Why Chelsea have proved player power can be a good thing

There’s a growing concern that player’s in today’s game wield too much influence over dressing rooms and are no longer accountable for bad results.

They are seen as overpaid prima donnas, able to pass the buck onto their manager. The latest victim of the movement is Jose Mourinho. Despite being one of the world’s most successful coaches he seemingly lost support from influential members of his squad. On this occasion player power may have been a force for good.

It’s only in England that player power is becoming more prominent. Back during Real Madrid’s Galacticos era, it was rumoured that if Raul didn’t like the team selection the manager would have to alter it. Those that failed to comply never lasted long at the Bernabeu. The adage has always been true that if a team has lost faith in the manager then it’s inevitable the chairman will replace the man in the dugout.

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In England this was always about results. A team that was deflated would need a change to help matters. Often it makes sense to replace a directionless manager. It’s rare to see a full-blown mutiny on these shores. But that’s what we were treated to at Stamford Bridge.

The fans may continue to chant Jose’s name (it’ll be interesting to see if that’s the case if he occupies the rival dugout in few games from now) but they should take a moment to consider the bigger picture.

What would make a team of defending champions turn against the most successful manager in the club’s history?

It can’t be his varied and obtuse television interviews. Since returning to the Premier League his charisma from yesteryear had been replaced with the ramblings of a madman. There’s no doubt he’s the master of deflection, happy to absorb the limelight to spare the failings of his players being examined in a public forum.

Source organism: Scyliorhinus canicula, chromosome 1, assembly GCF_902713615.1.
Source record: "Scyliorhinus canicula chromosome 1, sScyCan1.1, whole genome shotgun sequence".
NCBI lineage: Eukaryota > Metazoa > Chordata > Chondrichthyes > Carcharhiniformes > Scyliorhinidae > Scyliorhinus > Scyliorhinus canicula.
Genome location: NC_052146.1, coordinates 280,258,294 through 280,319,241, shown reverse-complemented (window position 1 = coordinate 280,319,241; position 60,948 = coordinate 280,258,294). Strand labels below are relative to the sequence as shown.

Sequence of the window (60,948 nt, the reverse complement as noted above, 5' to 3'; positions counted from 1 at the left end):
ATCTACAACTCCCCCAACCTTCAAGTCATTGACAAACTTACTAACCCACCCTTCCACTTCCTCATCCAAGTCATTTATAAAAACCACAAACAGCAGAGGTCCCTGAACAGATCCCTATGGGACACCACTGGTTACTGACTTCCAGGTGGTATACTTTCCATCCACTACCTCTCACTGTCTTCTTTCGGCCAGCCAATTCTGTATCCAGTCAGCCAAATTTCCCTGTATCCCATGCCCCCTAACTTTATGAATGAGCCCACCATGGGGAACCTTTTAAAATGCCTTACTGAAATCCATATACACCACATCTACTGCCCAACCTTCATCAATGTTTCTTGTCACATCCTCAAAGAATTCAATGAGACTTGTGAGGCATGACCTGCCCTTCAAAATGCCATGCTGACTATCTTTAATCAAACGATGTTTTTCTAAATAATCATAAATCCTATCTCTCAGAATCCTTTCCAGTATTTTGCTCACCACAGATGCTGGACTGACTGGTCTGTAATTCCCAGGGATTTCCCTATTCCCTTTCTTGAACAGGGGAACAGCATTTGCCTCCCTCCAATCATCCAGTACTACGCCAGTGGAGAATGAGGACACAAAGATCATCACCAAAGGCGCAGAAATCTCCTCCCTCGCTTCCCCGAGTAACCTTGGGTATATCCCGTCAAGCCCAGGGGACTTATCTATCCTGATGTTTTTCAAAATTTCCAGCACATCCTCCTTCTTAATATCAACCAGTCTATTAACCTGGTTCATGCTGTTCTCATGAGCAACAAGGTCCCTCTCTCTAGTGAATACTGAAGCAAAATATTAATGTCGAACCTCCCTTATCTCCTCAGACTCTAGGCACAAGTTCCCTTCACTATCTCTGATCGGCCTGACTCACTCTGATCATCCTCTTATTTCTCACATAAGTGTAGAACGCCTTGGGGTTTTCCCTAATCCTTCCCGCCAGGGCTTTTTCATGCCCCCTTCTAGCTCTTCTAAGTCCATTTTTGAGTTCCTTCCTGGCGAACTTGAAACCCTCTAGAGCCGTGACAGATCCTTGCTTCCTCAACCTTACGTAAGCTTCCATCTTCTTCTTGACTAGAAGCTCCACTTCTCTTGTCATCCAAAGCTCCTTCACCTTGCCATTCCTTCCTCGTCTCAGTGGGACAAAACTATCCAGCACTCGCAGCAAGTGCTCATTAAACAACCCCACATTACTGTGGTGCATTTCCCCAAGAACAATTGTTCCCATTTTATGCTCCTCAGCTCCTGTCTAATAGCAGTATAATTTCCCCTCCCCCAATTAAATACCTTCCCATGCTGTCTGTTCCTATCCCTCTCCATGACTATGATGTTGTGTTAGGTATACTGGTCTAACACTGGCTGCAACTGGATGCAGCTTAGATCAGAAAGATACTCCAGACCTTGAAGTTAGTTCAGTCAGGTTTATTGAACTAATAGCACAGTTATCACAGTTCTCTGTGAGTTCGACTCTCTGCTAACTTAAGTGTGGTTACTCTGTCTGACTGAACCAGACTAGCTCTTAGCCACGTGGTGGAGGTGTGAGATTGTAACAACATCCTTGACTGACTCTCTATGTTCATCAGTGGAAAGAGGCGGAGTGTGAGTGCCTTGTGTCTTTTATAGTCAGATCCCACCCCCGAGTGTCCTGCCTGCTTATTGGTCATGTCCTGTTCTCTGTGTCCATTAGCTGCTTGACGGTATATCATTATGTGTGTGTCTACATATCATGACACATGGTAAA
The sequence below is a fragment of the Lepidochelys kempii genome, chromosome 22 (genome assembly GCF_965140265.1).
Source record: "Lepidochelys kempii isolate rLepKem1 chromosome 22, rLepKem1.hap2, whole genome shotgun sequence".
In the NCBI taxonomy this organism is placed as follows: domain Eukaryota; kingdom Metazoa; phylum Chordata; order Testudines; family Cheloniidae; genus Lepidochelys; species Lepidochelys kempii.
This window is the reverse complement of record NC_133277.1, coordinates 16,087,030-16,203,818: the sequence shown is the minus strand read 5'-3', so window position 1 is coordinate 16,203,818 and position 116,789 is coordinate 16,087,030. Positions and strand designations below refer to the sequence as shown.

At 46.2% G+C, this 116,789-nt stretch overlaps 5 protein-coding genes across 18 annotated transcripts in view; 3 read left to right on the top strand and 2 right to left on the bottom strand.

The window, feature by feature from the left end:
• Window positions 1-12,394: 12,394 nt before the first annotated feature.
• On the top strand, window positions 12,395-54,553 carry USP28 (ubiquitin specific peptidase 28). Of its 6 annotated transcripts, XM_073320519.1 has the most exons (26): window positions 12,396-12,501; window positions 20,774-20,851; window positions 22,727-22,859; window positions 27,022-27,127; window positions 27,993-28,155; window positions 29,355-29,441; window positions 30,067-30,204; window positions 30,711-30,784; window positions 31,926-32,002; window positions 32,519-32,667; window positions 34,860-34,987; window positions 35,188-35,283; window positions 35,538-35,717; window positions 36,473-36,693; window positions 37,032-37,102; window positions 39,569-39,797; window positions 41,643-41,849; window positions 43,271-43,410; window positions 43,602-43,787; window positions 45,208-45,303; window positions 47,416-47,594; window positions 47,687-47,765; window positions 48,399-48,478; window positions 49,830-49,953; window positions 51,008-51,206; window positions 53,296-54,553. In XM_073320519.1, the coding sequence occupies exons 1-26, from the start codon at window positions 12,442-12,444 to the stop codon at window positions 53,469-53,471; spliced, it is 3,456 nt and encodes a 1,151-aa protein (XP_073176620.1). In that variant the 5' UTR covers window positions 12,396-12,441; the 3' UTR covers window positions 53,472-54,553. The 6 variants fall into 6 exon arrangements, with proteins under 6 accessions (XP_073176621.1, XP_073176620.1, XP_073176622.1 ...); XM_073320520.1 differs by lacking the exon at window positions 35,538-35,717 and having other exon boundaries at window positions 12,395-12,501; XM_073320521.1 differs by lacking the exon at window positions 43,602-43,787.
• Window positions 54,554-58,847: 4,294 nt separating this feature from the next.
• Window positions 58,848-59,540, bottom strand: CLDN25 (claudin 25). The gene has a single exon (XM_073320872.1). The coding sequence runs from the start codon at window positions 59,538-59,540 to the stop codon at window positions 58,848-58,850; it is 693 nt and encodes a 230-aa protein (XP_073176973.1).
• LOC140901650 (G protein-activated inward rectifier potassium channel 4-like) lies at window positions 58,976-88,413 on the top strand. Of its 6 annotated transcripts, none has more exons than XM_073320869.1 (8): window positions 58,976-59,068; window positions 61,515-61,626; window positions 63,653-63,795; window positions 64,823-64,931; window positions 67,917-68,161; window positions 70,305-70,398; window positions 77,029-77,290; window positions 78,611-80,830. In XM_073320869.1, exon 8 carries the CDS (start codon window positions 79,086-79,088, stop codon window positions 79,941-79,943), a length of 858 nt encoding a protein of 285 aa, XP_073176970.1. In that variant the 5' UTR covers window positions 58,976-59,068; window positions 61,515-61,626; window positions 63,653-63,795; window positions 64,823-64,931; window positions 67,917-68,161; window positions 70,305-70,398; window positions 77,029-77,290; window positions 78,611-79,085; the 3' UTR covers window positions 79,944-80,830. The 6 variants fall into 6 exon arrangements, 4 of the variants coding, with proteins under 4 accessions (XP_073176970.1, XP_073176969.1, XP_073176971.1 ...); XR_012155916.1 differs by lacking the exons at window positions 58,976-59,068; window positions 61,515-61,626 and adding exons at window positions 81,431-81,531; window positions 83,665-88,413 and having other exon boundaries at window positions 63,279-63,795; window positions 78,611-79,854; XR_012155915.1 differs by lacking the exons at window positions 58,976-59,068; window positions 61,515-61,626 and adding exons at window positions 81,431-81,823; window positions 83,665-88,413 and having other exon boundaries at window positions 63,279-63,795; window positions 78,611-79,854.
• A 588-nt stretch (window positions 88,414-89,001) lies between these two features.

A dressing room wouldn’t suddenly decide they had tired of his village idiot act. It took something that made them question his integrity as a person. It wasn’t even the dropping of John Terry, like some have suggested, that will have turned friends into enemies. Terry clearly holds Mourinho in high regard, even accidently referring to him as ‘the manager’ in a recent interview.

The point of no return for Jose was when they saw his competiveness reveal a darker side. His treatment of physio Eva Carneiro can’t be defended. No decent person feels comfortable watching a man bully a woman in such a way. Especially in a professional environment when she was correctly performing her duty.

The issue of gender should be approached head-on. Many have suggested if Eva had been a less than attractive man called Geoff, nobody would have been bothered. It would have certainly gained less media coverage but the principles would have been the same: the physio has a duty of care and can’t ignore the referee’s instruction to tend to an injured player.

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But the human element has to be taken into consideration. The Chelsea squad have bonded with Eva Carneiro and it’s natural for a group of men to be protective about a female they care for. To suggest it’s only because she’s an attractive woman is misogynistic.

They defended her because it was the right thing to do.

Jose could have been forgiven had he acknowledged it was a heat-of-the-moment reaction which he deeply regretted. But his arrogance found new boundaries and he attempted further spin. Players can buy a certain sort brand of cockiness if it centres around competition, not when it’s about the treatment of an innocent medical professional.

During Chelsea’s continuing decline you could see the confidence drain from Mourinho. He’d always had the support of his team in the past, without it there was no one to save him. The writing was on the wall when he accused the players of betraying him.

The real betrayal was when the manager they followed without question, turned on one of their own. Player power has shown Jose that no man is beyond reproach.